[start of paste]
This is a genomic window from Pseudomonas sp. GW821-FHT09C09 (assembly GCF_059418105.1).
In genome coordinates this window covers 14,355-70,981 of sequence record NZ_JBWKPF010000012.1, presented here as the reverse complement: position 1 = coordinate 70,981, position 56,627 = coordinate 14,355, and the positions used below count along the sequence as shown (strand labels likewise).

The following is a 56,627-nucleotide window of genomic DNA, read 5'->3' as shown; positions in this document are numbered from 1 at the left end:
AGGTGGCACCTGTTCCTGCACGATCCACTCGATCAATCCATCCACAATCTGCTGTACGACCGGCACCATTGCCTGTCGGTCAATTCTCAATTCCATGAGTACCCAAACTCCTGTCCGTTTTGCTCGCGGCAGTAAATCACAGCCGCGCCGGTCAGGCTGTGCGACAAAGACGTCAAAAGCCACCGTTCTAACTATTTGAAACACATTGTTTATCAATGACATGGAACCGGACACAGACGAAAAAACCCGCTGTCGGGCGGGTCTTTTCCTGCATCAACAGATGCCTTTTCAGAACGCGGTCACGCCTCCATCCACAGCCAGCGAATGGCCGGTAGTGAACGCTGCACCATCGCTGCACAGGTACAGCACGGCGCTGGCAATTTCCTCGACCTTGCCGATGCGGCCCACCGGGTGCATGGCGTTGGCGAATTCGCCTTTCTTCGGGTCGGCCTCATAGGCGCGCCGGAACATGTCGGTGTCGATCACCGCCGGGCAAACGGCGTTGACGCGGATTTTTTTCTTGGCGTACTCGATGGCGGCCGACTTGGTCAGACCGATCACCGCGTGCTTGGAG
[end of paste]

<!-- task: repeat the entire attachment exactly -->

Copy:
This is a genomic window from Pseudomonas sp. GW821-FHT09C09 (assembly GCF_059418105.1).
In genome coordinates this window covers 14,355-70,981 of sequence record NZ_JBWKPF010000012.1, presented here as the reverse complement: position 1 = coordinate 70,981, position 56,627 = coordinate 14,355, and the positions used below count along the sequence as shown (strand labels likewise).

The following is a 56,627-nucleotide window of genomic DNA, read 5'->3' as shown; positions in this document are numbered from 1 at the left end:
AGGTGGCACCTGTTCCTGCACGATCCACTCGATCAATCCATCCACAATCTGCTGTACGACCGGCACCATTGCCTGTCGGTCAATTCTCAATTCCATGAGTACCCAAACTCCTGTCCGTTTTGCTCGCGGCAGTAAATCACAGCCGCGCCGGTCAGGCTGTGCGACAAAGACGTCAAAAGCCACCGTTCTAACTATTTGAAACACATTGTTTATCAATGACATGGAACCGGACACAGACGAAAAAACCCGCTGTCGGGCGGGTCTTTTCCTGCATCAACAGATGCCTTTTCAGAACGCGGTCACGCCTCCATCCACAGCCAGCGAATGGCCGGTAGTGAACGCTGCACCATCGCTGCACAGGTACAGCACGGCGCTGGCAATTTCCTCGACCTTGCCGATGCGGCCCACCGGGTGCATGGCGTTGGCGAATTCGCCTTTCTTCGGGTCGGCCTCATAGGCGCGCCGGAACATGTCGGTGTCGATCACCGCCGGGCAAACGGCGTTGACGCGGATTTTTTTCTTGGCGTACTCGATGGCGGCCGACTTGGTCAGACCGATCACCGCGTGCTTGGAG